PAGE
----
Status: Drafting the fourth book in the PERILOUS series!

Thursday, November 19, 2009

Countdown: 11: Critique Group

There came a point, after I had made my revisions and my husband had told me how much he disliked my book, that I needed to find a critique group.

I tried to gather up a few people from church, but nobody was interested in reading my book. Just, you know, having me read their book. (Okay, there were only two people.)

So I started looking online.

Believe it or not, you have the same problem online. Everyone wants to be read but nobody wants to read and review. I joined a writing group online that I was quite excited about. I made myself a regular member and read every new post that someone made. However, I quickly lost enthusiasm for two reasons: 1) I wasn't getting reviews in return 2) When I did, they were 1-2 liners of the first 1-2 chapters.

I ended up getting lots of feedback for the first two chapters. But what about the rest of the book???

That's when I found www.writing.com.

It can be a bit confusing at first. So many options. I just started reading every person I found, looking for something great. What I found was a novelist who had written such a great novel that I read the whole thing online in a few hours. (You can see her blog here.) And she led me to the Young Adult Novel Forum.

That writing group was the first to read my novel all the way through.

It was fantastic. I remember the first reviews I got, years ago now, where my fellow members cringed and held their breath to see how I'd take their critique of my novel. Then I remember the reviews I got a year ago, when the members said things like, "I forgot to critique this, I was so into the story." Radical difference. It changed immensely. I could not have done it without a critique group.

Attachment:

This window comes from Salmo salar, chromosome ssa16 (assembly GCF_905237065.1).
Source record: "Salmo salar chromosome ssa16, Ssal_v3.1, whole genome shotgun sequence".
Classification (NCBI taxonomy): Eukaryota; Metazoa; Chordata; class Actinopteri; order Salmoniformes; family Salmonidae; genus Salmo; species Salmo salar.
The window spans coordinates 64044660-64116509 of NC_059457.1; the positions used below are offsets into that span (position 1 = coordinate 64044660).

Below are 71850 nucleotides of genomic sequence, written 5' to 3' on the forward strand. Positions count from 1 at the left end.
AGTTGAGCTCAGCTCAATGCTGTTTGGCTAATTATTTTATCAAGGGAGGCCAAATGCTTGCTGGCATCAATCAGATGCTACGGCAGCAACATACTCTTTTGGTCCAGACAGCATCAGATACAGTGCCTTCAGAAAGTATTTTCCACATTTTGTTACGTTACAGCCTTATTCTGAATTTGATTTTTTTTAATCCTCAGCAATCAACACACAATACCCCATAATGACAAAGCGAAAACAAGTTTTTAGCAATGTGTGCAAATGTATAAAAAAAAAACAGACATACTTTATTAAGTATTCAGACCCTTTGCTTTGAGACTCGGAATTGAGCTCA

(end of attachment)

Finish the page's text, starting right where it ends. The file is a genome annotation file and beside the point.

I learned so much from them. And I knew quite a bit before, grammatically (I majored in English), but not so much when it came to writing. They were the ones who taught me about head-hopping POVs and adverbs. About flashbacks and prologues and showing emotions instead of telling them.

And they are my friends. I love my critique group. I'm not as active as I was then, but I know they support me. They are a group of fantastic writers.

The best advice I have for an aspiring writer is to get a critique group. Not your friends, but honest writers who will give you their sincere feelings on your book.

Sequel revisions:
today's goal: 183/183
actual: 183/185
tomorrow's goal: Finish!


Anonymous said...

The great thing is, that critique group has the potential to become friends...but they'll be the kind that won't sugarcoat about what needs to be improved on your work. =)

Tamara Hart Heiner said...

exactly. they don't start out as friends, so they aren't worried about offending you. But b/c they are so blatantly honest, you learn you can trust them...and they become friends!

LMJ said...

I used to belong to writerscafe.org
I still due, but you had to really really bug people to critique you. That's when I used to write stories and stuff for fun. Now, I just blog.

Karen Jones Gowen said...

I signed up for writers.com since you recommended it, but I freaked out about the putting your ms. online part.

Tamara Hart Heiner said...

Karen--you can set your ms to private so no one can see it unless they're in your critique group. That's what I've done.

Sara ♥ said...

That sounds really cool! I just recently joined a crit group with two writers I "met" on twitter & became e-mail buddies & it all led to where we are now. I know them well enough to know that they know their stuff when it comes to writing. AND I feel comfortable enough with them to give honest feedback. I can't wait til we start critiquing :)

Aaron and Emily said...

Well I would love to read your stuff, but you are right about the "critique your friend" part that I would probably not like. Although, I tend to be pretty critical when asked for it... Hey, I bet my sister would read All your stuff. She's the biggest read-aholic I ever met.

Ren Black said...

Critique groups are great. Friendships are highly possible and even if you loose track of each other, one of the great things about being writers is that it's a small world. You just might run into the person's name again as say a presenter at an upcoming conference and wonder, "hey I know her!"

Looks like you've been busy. Hope business is going well! Congrats on the new books and little one(s) since we've talked last. This is Ren, aka Renegade.

Tamara Heiner said...

Wow, Renegade! Long time no see! thanks for stopping by!

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